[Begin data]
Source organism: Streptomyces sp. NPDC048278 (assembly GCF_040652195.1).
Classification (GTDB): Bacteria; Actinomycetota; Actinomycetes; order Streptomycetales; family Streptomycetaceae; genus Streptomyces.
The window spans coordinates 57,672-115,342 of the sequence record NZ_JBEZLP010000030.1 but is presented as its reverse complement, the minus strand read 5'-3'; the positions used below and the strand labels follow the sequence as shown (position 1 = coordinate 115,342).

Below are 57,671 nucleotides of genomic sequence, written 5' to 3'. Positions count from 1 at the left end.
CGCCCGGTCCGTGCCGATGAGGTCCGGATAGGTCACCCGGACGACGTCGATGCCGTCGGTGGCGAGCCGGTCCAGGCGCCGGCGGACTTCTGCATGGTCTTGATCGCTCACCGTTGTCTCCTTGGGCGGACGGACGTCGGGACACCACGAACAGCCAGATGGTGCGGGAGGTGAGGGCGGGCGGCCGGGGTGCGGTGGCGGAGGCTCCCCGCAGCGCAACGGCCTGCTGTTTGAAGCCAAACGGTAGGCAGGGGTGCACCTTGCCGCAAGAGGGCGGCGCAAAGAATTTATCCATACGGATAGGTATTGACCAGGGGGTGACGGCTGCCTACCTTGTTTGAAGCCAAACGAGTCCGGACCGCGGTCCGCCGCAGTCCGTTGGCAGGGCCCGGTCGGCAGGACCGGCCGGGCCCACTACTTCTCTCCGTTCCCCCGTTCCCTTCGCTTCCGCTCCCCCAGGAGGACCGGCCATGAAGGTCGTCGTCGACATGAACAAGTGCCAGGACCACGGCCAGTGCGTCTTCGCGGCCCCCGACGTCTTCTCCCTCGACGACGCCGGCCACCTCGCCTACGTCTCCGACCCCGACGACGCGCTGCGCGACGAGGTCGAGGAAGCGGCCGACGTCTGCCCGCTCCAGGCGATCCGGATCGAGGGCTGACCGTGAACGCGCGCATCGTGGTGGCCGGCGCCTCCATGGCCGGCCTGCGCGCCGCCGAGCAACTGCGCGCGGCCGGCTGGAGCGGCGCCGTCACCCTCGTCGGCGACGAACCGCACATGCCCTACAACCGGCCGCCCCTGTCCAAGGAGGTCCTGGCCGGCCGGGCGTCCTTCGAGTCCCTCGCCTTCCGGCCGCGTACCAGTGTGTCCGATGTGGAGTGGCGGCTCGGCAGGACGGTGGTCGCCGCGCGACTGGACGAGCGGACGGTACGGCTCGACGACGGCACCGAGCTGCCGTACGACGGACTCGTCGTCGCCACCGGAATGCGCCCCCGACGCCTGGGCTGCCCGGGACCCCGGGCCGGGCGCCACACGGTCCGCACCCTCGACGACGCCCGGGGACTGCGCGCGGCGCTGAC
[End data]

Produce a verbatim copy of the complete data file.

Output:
Source organism: Streptomyces sp. NPDC048278 (assembly GCF_040652195.1).
Classification (GTDB): Bacteria; Actinomycetota; Actinomycetes; order Streptomycetales; family Streptomycetaceae; genus Streptomyces.
The window spans coordinates 57,672-115,342 of the sequence record NZ_JBEZLP010000030.1 but is presented as its reverse complement, the minus strand read 5'-3'; the positions used below and the strand labels follow the sequence as shown (position 1 = coordinate 115,342).

Below are 57,671 nucleotides of genomic sequence, written 5' to 3'. Positions count from 1 at the left end.
CGCCCGGTCCGTGCCGATGAGGTCCGGATAGGTCACCCGGACGACGTCGATGCCGTCGGTGGCGAGCCGGTCCAGGCGCCGGCGGACTTCTGCATGGTCTTGATCGCTCACCGTTGTCTCCTTGGGCGGACGGACGTCGGGACACCACGAACAGCCAGATGGTGCGGGAGGTGAGGGCGGGCGGCCGGGGTGCGGTGGCGGAGGCTCCCCGCAGCGCAACGGCCTGCTGTTTGAAGCCAAACGGTAGGCAGGGGTGCACCTTGCCGCAAGAGGGCGGCGCAAAGAATTTATCCATACGGATAGGTATTGACCAGGGGGTGACGGCTGCCTACCTTGTTTGAAGCCAAACGAGTCCGGACCGCGGTCCGCCGCAGTCCGTTGGCAGGGCCCGGTCGGCAGGACCGGCCGGGCCCACTACTTCTCTCCGTTCCCCCGTTCCCTTCGCTTCCGCTCCCCCAGGAGGACCGGCCATGAAGGTCGTCGTCGACATGAACAAGTGCCAGGACCACGGCCAGTGCGTCTTCGCGGCCCCCGACGTCTTCTCCCTCGACGACGCCGGCCACCTCGCCTACGTCTCCGACCCCGACGACGCGCTGCGCGACGAGGTCGAGGAAGCGGCCGACGTCTGCCCGCTCCAGGCGATCCGGATCGAGGGCTGACCGTGAACGCGCGCATCGTGGTGGCCGGCGCCTCCATGGCCGGCCTGCGCGCCGCCGAGCAACTGCGCGCGGCCGGCTGGAGCGGCGCCGTCACCCTCGTCGGCGACGAACCGCACATGCCCTACAACCGGCCGCCCCTGTCCAAGGAGGTCCTGGCCGGCCGGGCGTCCTTCGAGTCCCTCGCCTTCCGGCCGCGTACCAGTGTGTCCGATGTGGAGTGGCGGCTCGGCAGGACGGTGGTCGCCGCGCGACTGGACGAGCGGACGGTACGGCTCGACGACGGCACCGAGCTGCCGTACGACGGACTCGTCGTCGCCACCGGAATGCGCCCCCGACGCCTGGGCTGCCCGGGACCCCGGGCCGGGCGCCACACGGTCCGCACCCTCGACGACGCCCGGGGACTGCGCGCGGCGCTGAC